BR122013000176A 2000-08-31 2002-05-15 Tool for use in an underground well to seal a generally cylindic internal surface of a tubular or other well background tool and seal formation method BR122013000176B1 (en)

Priority Applications (11)

Application Number Priority Date Filing Date Title
US29204901P true 2001-05-18 2001-05-18
US31645901P true 2001-08-31 2001-08-31
US31657201P true 2001-08-31 2001-08-31
US09/943,854 US6655456B1 (en) 2001-05-18 2001-08-31 Liner hanger system
US09/943,701 US6575238B1 (en) 2001-05-18 2001-08-31 Ball and plug dropping head
US09/981,487 US6712152B1 (en) 2000-08-31 2001-10-17 Downhole plug holder and method
US10/083,320 US6666276B1 (en) 2001-10-19 2001-10-19 Downhole radial set packer element
US10/004,945 US6681860B1 (en) 2001-05-18 2001-12-04 Downhole tool with port isolation
US10/004,588 US6739398B1 (en) 2001-05-18 2001-12-04 Liner hanger running tool and method
US10/136,992 US6698513B1 (en) 2001-05-18 2002-05-02 Apparatus for use in cementing an inner pipe within an outer pipe within a wellbore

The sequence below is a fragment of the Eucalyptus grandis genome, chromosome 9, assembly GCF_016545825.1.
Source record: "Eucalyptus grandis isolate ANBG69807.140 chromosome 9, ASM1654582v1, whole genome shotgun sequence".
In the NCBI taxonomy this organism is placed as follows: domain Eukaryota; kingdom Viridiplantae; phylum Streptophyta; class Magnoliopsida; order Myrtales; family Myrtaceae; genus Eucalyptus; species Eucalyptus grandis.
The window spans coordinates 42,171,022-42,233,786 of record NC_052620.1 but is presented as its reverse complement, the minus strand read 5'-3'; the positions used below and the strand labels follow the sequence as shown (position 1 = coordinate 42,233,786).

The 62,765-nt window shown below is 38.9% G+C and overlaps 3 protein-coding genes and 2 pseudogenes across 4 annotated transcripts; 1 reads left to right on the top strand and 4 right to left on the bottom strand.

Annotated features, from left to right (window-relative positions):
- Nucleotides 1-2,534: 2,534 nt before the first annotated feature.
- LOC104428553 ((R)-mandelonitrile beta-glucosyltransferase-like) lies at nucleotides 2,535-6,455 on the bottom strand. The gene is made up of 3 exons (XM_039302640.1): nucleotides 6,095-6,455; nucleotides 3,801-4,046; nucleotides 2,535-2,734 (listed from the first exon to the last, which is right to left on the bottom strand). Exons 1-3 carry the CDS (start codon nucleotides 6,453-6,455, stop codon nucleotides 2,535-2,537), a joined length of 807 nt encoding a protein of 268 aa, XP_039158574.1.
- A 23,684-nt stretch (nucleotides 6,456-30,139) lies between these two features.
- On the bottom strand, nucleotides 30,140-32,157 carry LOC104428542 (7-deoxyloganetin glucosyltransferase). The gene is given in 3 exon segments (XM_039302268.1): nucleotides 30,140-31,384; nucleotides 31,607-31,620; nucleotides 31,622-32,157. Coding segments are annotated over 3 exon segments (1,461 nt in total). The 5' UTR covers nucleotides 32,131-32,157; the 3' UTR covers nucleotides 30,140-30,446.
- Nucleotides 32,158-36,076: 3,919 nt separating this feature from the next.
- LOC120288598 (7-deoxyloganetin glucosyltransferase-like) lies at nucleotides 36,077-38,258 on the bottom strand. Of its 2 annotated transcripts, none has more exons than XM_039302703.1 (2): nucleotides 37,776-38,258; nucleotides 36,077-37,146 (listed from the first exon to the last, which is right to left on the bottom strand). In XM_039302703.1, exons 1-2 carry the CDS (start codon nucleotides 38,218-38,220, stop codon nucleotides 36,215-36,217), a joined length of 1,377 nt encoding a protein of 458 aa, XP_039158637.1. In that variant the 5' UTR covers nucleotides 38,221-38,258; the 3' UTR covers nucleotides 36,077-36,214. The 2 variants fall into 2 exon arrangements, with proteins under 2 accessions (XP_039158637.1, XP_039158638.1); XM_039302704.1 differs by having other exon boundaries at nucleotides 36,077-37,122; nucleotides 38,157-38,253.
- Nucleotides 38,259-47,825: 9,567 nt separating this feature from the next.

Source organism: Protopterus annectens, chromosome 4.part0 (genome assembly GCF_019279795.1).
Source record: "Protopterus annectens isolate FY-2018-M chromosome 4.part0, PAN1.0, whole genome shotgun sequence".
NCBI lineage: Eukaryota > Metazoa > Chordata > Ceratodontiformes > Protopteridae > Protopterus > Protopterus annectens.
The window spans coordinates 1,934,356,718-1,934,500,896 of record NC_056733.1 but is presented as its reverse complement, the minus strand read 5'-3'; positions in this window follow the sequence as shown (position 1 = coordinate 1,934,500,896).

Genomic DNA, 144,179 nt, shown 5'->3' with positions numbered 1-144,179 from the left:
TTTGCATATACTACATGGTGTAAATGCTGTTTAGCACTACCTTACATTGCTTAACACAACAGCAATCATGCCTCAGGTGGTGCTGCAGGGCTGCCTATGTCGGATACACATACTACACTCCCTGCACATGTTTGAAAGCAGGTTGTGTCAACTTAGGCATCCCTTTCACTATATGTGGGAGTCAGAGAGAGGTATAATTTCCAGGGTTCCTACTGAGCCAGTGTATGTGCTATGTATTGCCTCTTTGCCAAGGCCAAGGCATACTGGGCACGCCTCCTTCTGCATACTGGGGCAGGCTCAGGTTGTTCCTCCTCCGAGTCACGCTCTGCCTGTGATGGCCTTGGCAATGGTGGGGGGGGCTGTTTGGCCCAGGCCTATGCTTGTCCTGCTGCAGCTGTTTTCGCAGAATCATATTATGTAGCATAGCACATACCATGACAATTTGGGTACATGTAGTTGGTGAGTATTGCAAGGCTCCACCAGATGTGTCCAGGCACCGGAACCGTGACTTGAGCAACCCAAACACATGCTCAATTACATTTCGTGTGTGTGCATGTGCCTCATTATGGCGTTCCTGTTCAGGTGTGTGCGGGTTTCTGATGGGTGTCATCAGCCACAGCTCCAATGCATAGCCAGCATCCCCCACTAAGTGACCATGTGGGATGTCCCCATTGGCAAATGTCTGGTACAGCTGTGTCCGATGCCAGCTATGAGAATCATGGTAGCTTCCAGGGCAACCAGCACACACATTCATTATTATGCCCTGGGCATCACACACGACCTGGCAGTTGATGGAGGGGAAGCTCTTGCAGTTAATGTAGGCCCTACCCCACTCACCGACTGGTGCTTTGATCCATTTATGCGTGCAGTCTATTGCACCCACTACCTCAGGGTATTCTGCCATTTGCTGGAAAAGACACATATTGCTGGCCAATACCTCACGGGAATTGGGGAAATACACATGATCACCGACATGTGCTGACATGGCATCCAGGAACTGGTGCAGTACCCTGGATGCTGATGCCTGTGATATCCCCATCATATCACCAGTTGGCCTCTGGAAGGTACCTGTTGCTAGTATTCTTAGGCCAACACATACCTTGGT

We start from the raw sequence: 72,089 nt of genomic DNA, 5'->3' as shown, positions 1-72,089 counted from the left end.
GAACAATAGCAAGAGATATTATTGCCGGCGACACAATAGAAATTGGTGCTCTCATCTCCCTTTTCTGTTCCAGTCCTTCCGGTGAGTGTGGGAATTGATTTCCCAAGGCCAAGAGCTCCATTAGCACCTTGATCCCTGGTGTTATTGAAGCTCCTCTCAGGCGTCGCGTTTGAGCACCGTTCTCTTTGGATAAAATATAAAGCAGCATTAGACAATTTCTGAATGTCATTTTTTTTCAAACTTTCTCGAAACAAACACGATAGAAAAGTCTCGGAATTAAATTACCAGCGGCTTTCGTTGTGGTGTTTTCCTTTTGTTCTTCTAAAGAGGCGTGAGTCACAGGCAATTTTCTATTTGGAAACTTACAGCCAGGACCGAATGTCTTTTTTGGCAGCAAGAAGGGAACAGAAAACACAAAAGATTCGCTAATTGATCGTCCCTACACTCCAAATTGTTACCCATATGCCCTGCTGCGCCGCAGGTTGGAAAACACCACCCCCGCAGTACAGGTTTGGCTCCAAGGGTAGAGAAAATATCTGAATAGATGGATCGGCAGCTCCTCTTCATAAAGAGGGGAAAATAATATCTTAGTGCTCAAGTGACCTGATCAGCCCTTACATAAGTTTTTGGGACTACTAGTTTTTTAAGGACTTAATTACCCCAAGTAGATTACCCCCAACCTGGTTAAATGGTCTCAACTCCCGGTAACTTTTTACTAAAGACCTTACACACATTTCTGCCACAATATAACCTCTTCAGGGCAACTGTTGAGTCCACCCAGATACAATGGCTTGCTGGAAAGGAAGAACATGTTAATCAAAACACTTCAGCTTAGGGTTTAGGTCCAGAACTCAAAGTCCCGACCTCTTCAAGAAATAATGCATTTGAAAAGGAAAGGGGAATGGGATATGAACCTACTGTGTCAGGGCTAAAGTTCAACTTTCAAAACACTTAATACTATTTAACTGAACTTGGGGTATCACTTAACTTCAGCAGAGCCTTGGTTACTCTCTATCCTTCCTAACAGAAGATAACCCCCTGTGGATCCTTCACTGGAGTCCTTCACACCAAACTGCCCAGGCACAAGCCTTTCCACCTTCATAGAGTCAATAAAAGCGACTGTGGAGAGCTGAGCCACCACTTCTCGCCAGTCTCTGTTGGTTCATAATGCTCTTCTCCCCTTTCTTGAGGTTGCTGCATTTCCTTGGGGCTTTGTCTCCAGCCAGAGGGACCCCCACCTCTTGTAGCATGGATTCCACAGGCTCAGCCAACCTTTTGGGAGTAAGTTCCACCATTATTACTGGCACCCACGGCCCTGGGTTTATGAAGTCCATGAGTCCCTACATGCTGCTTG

US10/136,969 US6761221B1 (en) 2001-05-18 2002-05-02 Slip assembly for hanging an elongate member within a wellbore

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BR122013000176B1 true BR122013000176B1 (en) 2015-03-03

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BR122013000179A BR122013000179B1 (en) 2000-08-31 2002-05-15 Shutter adjustment assembly and method of adjusting a radial adjustment shutter element
BR122013000176A BR122013000176B1 (en) 2000-08-31 2002-05-15 Tool for use in an underground well to seal a generally cylindic internal surface of a tubular or other well background tool and seal formation method
BRPI0209857-1B1A BR0209857B1 (en) 2000-08-31 2002-05-15 coating and process slider tool
BR122013000178A BR122013000178B1 (en) 2000-08-31 2002-05-15 Hydraulically operated recoverable tool for introduction to a well hole and hydraulically operate tool